A new name isn’t everything, but a really cool new name can be something. That’s my take on Nano (NANO) after it successfully rebranded, dropping the old moniker of Raiblocks (XRB).
Much has happened across all of the crypto land ever since the February rebranding meet-up, especially the inevitable price slumps that have rocked all the major coins. But if anything came out of that rebranding, then it’s recognition that, here is a genuinely great cryptocurrency with a real-world use to it.
That position is likely not to change soon, what with the NANO team taking their time to craft a master plan that will likely see it get adopted around the world. If this works for Nano, then Bitcoin (BTC) will be out of the way. I’d like to revisit one of the concepts that came off Q1 and which I think have a greater bearing on the future of this cryptocurrency. Incidentally, both are captured in the Nano roadmap released in March.
In case you haven’t had time to find out, Nano (NANO) aims at becoming a global currency that will allow for instantaneous transactions. Not only that but also be able to allow zero fees in all transactions involving its native coin. On top of this, it wants to have its operations done over a secure and decentralized network. In short, it aims at becoming the fastest, free way to make payments for virtually anything around the globe.
So, what is likely to shape Nano as it aims to supplant established coins like bitcoin and Litecoin? Some people have called it a game-changer while others have felt inclined to refer to it as “Bitcoin killer”.
The announcement of its updated roadmap
I won’t go into the details of the entire roadmap. You can find out more here. However, I’d like to single out just two of the concepts highlighted for focus in 2018 and beyond. I believe they could be key to the Nano platform.
The Smart Cards and Point of Sale
Smart Cards aren’t a new innovation, but integrating it with Nano makes it a crucial selling point for the NANO currency. With it, the platform has opened itself to use by literally millions of point of sale terminals worldwide. Are you getting the trend?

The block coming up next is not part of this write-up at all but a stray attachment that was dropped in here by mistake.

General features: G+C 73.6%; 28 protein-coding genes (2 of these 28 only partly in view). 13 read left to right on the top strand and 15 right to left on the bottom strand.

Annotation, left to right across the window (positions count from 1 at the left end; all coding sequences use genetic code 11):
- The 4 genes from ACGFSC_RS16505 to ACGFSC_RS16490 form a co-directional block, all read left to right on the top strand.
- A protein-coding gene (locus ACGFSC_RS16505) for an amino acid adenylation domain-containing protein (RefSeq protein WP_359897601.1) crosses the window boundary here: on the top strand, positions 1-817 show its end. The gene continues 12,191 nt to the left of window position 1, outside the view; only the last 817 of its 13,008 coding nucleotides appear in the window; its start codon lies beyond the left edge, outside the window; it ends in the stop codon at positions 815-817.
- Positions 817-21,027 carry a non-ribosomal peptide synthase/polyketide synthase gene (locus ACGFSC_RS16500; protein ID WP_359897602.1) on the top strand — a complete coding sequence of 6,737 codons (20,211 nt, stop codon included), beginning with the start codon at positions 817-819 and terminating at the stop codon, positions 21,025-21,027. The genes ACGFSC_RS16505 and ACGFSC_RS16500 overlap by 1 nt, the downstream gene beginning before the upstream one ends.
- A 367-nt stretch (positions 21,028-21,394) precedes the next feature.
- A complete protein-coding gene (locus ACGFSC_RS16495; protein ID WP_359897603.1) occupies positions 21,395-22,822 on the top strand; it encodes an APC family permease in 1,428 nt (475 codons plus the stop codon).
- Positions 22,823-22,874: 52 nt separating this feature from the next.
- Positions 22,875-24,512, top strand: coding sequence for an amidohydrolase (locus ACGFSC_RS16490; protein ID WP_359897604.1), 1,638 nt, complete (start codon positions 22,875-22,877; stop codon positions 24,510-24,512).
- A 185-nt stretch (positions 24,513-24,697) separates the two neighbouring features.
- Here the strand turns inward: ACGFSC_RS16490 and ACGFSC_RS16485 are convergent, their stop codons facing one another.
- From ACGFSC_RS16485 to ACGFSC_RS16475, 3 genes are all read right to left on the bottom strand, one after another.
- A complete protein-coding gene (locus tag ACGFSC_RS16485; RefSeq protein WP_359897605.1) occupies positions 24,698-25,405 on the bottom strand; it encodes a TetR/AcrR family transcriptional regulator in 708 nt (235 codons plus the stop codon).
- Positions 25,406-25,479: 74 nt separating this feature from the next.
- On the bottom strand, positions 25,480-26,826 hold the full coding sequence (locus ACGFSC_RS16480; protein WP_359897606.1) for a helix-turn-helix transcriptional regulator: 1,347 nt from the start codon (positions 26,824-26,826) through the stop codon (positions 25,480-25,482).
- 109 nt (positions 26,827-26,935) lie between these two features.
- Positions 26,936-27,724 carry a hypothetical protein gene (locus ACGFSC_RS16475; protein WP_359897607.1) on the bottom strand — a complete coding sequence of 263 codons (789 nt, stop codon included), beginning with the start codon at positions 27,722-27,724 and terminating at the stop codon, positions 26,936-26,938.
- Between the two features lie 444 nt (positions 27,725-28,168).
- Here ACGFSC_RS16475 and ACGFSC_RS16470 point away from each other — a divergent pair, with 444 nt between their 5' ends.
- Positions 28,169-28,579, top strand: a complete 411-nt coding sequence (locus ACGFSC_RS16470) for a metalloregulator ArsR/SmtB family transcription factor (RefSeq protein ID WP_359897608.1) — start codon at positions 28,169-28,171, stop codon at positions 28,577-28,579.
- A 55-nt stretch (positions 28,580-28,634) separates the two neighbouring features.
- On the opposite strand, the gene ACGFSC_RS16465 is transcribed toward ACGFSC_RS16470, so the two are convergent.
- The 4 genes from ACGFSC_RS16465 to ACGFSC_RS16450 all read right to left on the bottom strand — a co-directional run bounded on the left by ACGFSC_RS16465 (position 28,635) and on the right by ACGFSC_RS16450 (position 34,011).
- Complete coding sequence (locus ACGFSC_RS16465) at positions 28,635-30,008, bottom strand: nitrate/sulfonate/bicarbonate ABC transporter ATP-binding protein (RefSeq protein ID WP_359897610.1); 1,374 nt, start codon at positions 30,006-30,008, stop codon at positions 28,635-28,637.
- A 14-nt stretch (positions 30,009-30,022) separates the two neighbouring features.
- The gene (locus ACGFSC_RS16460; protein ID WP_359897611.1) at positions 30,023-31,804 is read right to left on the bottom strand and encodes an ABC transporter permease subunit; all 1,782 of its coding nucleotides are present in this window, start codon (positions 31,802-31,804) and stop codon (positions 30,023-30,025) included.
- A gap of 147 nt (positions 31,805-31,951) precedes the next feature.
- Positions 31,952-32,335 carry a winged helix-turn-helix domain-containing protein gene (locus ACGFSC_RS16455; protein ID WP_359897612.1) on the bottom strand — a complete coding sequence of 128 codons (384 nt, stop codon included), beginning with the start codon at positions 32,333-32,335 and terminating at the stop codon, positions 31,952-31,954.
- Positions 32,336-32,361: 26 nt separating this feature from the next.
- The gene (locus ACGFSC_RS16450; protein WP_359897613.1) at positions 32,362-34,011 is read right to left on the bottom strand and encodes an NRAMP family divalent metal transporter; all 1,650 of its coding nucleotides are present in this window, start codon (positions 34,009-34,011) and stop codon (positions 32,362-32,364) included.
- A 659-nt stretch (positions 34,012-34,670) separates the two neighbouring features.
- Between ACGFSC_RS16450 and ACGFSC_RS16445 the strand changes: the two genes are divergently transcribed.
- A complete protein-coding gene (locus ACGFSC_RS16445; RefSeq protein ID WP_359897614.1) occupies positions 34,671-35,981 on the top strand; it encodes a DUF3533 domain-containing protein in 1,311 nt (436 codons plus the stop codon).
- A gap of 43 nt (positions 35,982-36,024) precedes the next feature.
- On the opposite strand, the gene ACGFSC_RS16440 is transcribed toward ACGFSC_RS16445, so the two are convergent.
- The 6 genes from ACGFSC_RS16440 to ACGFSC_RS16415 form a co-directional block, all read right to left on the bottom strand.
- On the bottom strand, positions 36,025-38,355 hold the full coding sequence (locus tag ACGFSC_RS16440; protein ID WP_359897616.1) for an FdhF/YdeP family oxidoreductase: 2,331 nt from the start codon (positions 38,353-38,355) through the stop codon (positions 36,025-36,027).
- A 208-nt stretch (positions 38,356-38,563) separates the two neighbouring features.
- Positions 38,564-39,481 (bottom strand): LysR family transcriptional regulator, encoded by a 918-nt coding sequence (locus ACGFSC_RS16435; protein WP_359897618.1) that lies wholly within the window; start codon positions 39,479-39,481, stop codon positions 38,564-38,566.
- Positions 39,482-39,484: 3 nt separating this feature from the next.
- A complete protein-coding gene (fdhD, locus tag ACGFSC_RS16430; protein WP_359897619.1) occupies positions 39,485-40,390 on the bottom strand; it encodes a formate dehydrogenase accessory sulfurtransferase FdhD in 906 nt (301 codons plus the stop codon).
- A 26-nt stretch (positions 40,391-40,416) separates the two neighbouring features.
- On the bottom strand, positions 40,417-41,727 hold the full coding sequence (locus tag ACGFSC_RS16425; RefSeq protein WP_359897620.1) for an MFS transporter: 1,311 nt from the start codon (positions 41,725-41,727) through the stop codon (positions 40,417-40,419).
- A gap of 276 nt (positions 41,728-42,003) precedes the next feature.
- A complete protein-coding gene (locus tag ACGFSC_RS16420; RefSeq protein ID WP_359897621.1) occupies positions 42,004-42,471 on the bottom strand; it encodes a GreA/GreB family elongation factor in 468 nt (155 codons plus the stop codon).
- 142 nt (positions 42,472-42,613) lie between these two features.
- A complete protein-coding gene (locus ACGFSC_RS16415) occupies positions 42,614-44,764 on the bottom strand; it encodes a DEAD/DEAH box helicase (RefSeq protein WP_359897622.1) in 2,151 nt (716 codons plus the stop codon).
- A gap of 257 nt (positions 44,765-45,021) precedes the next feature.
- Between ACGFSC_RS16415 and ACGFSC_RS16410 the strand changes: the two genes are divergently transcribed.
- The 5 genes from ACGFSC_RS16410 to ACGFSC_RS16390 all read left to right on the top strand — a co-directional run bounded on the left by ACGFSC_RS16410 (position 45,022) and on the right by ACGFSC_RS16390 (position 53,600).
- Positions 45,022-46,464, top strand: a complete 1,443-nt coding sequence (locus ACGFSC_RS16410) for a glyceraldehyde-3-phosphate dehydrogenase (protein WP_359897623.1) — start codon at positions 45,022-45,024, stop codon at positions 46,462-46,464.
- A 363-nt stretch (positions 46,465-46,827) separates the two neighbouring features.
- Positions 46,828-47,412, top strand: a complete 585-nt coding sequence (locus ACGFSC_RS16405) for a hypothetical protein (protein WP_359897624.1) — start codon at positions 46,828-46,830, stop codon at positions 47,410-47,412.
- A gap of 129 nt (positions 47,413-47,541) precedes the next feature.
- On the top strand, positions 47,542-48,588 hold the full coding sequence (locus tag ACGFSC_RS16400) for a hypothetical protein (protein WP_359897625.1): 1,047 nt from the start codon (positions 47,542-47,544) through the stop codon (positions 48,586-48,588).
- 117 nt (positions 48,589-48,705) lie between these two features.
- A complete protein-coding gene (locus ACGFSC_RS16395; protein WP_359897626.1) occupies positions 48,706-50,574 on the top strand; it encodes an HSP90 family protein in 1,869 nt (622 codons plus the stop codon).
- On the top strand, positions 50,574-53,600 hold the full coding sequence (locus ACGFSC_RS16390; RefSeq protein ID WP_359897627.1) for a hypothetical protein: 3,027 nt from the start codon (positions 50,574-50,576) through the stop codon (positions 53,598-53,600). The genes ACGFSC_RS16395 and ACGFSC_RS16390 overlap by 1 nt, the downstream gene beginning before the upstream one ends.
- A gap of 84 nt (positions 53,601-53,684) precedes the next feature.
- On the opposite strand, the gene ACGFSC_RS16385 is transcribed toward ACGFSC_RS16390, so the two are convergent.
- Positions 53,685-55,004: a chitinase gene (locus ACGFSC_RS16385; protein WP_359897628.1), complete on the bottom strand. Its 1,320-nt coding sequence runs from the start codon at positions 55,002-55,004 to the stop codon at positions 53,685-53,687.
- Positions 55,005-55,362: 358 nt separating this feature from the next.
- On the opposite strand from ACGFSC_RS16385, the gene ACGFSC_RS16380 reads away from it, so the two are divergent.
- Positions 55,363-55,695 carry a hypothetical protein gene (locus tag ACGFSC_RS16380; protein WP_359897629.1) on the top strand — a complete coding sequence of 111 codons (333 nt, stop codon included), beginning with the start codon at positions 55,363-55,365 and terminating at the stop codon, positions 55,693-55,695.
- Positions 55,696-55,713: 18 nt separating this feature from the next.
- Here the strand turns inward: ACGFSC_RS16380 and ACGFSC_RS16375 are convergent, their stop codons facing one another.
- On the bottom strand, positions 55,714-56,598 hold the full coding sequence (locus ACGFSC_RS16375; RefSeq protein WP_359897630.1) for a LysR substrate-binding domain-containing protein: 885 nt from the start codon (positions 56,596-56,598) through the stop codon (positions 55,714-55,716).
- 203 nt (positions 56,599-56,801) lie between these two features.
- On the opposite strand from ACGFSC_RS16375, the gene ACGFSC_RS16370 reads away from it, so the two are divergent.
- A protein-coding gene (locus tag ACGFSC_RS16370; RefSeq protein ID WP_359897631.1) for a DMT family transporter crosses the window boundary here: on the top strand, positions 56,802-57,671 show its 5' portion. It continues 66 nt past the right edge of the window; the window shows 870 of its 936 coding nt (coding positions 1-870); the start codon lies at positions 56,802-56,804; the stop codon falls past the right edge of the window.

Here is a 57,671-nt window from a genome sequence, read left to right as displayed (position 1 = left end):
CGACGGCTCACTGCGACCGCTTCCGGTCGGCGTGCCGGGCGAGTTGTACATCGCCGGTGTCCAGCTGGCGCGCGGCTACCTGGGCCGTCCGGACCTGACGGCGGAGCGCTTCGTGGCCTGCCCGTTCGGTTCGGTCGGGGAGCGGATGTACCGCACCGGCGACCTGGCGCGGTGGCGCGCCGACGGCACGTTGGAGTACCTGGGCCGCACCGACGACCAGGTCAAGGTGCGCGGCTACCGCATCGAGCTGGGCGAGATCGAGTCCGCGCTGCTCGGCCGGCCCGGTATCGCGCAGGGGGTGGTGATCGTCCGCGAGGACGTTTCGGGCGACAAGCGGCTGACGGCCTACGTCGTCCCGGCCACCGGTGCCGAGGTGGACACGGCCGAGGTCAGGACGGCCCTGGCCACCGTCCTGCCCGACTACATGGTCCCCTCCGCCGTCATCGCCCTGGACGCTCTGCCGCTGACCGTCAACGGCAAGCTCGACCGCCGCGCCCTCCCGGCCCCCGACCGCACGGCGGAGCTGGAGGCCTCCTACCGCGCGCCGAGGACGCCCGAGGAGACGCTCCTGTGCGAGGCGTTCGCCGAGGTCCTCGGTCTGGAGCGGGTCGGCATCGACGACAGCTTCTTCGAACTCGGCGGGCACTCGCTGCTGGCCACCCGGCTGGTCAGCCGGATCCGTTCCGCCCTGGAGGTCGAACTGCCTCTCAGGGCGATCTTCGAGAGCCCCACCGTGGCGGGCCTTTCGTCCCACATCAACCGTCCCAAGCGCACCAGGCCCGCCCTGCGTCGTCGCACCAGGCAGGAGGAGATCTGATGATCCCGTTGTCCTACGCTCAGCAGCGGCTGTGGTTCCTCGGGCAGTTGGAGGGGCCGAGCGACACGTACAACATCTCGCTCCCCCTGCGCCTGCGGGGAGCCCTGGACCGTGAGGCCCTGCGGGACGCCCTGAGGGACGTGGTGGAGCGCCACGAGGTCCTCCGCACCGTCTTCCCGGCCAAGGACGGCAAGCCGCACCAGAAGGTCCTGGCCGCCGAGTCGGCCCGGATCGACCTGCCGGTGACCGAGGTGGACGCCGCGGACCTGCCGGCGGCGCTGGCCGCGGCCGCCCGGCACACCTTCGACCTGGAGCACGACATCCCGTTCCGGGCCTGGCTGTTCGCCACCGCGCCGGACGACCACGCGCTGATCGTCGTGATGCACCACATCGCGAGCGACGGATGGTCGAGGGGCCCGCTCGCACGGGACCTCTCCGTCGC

Smart Cards are essentially computerized cards that can run certain programs via supported terminals. Like I have said, these cards are used all over, with leading credit card issuers, governments, and companies being some of the common users. They are known for their high-end security protocols.
But they have so far not been widely integrated into ordinary POS terminals or used widely by the world’s unbanked population. That’s what Nano seeks to address. The majority of the population may not be able to secure a smartphone, but with the SC valued at $1, access becomes easier. In the end, there will be more users paying for everyday goods and services using NANO coins.
Vendors will only be required to run the necessary software needed to receive Nano payments. What the whole scenario boils down to, is simply an increased visibility of the digital coin any POS terminal. Even your local brick & mortar shop will be able to accept payments made in this currency.
While I find Smart Cards to be a very good way of reaching critical mass for global adoption, I think its impact is more in the present than in the future.
The Nano team has been cited as having spent the better part of Q1 trying to develop point-of-sale solutions for adoption by merchants. It is also revealed that this is targeted at all levels of transactions, right down to your local brick & mortar outlet.
Perhaps I should point out that Nano is already witnessing increased adoption across the world. More and more POS terminals are accepting it. By late March, there were roughly 250 locations that accepted NANO around the world. The Nano team knows that for it to get visibility, a partnership with several businesses around the world is vital.
If it has to become the top p2p payment option, then this aspect of Nano (NANO) roadmap must succeed.